McDonald's says it has likely reached the trough of global restaurant closures due to COVID-19, with 25 per cent still shuttered. But business has been slow to return as lockdown orders continue to disrupt consumers' routines.
McDonald's said Thursday its sales fell 6 per cent to US$4.71 billion in the January-March period. Declines have persisted in April.
“We're now operating in a completely different world,” McDonald's President and CEO Chris Kempczinski said in a conference call with investors.
Worldwide, 75 per cent of the fast food giant's 39,000 stores are open. Kempczinski said locations are gradually reopening according to local regulations.
In China, where 25 per cent of stores were closed in February, nearly all have reopened; 99 per cent of U.S. stores are open as well, offering limited menus and takeout food. But most stores remain closed in some key markets like France, the United Kingdom and Italy.
When stores do reopen, business is generally slow, especially at breakfast, McDonald's said. In China, for example, same-store sales - or sales at locations open at least a year - were down 20 per cent in the first quarter. Those declines narrowed in April, but were still in the mid-teens. U.S. same-store sales were down 20 per cent in April, slightly better than the 25 per cent declines in the last part of March.
And even at stores that remained open through the crisis, business has changed. Before the pandemic, drive-thru made up two-thirds of McDonald's U.S. sales. Now, drive-thru accounts for 90 per cent of sales. In Canada, delivery sales have shot up 40 per cent. In Australia, stores are selling milk, eggs and other grocery items in addition to food.
Kempczinski said McDonald's is well-positioned as business returns, since customers are craving routine, comfort food and value. When one restaurant recently reopened in Austria, there was a two-mile line of customers waiting for food.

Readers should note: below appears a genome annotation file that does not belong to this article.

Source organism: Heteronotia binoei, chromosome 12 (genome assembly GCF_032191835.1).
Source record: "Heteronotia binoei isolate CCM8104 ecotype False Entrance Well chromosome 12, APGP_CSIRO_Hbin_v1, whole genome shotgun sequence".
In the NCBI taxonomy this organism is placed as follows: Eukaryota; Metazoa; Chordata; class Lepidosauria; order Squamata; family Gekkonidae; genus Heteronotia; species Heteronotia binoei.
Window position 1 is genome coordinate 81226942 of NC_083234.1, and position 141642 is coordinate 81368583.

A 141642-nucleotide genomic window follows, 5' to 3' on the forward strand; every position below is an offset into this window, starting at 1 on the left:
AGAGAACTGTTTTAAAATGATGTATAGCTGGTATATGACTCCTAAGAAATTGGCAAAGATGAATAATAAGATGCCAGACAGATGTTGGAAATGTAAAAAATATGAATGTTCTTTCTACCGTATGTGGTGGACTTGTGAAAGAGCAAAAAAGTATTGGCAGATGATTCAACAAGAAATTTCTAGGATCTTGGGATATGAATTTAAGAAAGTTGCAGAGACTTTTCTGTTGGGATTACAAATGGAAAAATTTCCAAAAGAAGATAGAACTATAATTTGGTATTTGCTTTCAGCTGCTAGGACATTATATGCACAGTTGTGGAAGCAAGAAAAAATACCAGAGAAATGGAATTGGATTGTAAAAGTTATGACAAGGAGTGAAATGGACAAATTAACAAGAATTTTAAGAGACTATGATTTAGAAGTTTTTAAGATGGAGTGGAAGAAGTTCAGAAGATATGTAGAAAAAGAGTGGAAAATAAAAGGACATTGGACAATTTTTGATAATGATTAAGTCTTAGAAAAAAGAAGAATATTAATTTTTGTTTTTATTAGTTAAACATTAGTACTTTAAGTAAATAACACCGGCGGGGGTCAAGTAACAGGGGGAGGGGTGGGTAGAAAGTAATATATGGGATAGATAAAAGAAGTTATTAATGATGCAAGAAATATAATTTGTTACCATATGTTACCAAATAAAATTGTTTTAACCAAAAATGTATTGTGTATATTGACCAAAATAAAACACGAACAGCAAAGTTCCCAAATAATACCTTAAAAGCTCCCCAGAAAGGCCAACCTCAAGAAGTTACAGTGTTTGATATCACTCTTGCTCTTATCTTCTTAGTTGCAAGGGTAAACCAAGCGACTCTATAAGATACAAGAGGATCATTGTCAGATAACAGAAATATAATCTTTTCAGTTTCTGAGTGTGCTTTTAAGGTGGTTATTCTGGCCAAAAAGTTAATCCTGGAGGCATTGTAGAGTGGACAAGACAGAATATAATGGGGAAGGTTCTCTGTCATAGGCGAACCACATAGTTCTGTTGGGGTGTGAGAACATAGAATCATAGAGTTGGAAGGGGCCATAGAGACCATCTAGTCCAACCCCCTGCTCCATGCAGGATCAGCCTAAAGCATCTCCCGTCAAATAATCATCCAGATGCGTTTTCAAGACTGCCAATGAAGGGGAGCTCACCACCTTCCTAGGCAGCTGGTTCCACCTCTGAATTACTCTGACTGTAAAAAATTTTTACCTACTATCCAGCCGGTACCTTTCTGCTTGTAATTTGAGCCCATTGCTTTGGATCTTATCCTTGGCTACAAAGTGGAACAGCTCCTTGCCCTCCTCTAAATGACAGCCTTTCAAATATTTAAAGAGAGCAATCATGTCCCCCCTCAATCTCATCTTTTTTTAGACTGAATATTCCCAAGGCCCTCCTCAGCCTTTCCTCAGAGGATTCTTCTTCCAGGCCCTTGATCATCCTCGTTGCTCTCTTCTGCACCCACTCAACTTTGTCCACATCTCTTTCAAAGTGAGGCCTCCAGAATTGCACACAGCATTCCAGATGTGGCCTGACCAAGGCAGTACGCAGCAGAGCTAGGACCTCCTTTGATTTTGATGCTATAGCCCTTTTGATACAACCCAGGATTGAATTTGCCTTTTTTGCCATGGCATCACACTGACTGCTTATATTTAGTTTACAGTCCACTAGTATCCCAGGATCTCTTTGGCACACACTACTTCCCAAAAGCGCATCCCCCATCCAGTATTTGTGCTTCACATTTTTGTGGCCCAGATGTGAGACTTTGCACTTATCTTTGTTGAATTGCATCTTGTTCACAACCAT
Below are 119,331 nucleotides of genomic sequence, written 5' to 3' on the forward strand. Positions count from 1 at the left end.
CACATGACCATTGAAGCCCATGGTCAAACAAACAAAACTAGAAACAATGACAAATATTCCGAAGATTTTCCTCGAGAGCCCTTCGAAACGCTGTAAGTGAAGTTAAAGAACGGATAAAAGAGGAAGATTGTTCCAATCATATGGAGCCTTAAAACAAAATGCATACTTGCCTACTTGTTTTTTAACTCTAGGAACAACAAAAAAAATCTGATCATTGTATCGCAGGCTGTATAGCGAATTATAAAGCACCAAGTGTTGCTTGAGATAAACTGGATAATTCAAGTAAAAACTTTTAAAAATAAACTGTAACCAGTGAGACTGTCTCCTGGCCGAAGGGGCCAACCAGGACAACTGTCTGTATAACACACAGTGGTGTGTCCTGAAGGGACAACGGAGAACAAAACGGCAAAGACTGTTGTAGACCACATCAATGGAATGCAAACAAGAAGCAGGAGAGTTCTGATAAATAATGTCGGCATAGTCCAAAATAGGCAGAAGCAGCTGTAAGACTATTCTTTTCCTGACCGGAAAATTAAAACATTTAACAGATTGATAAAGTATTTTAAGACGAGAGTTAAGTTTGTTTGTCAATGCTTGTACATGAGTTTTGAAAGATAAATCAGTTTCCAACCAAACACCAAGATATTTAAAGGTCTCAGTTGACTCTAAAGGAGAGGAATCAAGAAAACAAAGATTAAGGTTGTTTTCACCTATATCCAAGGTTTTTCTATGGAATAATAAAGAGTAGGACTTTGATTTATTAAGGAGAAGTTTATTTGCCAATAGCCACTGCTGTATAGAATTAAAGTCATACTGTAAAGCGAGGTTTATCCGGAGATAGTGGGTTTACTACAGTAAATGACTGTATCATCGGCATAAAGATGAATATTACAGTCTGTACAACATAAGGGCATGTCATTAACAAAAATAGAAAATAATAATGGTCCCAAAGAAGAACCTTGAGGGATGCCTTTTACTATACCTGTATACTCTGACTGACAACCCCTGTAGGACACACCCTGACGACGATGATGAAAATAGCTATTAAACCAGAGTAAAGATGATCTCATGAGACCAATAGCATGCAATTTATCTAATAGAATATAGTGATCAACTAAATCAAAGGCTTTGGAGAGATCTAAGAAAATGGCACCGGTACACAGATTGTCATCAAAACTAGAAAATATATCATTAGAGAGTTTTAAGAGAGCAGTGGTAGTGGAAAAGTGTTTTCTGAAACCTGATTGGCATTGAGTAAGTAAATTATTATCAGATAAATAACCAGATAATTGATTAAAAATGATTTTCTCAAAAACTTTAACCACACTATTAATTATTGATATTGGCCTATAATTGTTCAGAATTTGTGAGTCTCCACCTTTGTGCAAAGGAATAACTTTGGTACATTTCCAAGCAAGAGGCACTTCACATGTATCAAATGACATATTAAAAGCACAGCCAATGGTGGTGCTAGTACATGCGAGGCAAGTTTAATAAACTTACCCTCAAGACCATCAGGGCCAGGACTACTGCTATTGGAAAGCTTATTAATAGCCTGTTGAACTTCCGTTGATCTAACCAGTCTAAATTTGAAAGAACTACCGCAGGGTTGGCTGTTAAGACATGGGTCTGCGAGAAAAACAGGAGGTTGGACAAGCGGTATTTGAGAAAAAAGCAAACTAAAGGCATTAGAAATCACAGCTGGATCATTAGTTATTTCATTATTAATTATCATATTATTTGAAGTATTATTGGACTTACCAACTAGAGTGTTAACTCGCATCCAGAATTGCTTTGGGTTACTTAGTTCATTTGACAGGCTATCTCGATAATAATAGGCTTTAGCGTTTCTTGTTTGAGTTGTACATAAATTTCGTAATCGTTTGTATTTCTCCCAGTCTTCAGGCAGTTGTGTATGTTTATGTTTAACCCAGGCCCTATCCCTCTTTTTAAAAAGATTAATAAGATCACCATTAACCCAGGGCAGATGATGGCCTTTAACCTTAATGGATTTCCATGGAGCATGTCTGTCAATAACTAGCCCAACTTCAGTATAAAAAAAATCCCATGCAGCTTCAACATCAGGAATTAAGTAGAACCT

“There's a desire to return to familiar favourites,” he said.
Kempczinski said there have been no disruptions to food, packaging or equipment supplies despite the coronavirus-related shutdown of some meat processing plants in the U.S.
McDonald's started the year strong. Through February, its same-store sales were up 7.2 per cent worldwide and 8.1 per cent in the U.S. But sales tumbled in March as global lockdowns took hold. McDonald's ended the quarter with same-store sales down 3.4 per cent.
McDonald's said earlier investments in digital ordering and delivery have helped it weather declines in in-store traffic. Around 25,000 McDonald's worldwide now offer delivery, while 20,000 let customers order and pay on their mobile phones.
The company said it is supporting franchisees by deferring rent and royalties in most markets around the world. That has amounted to US$1 billion in assistance, McDonald's said. The company has also obtained more than 120 million face masks for its employees.
Chicago-based McDonald's said its first-quarter earnings fell 17 per cent to US$1.11 billion, or US$1.47 per share. That fell short of the US$1.57 per share that Wall Street forecast, according to analysts polled by FactSet.
The company shored up its finances in March by raising US$6.5 billion in debt markets. It also plans to conserve cash by reducing the number of new restaurant openings this year. McDonald's has withdrawn its 2020 financial guidance and its long-term outlook.
McDonald's shares fell 2 per cent to US$183.35 in morning trading.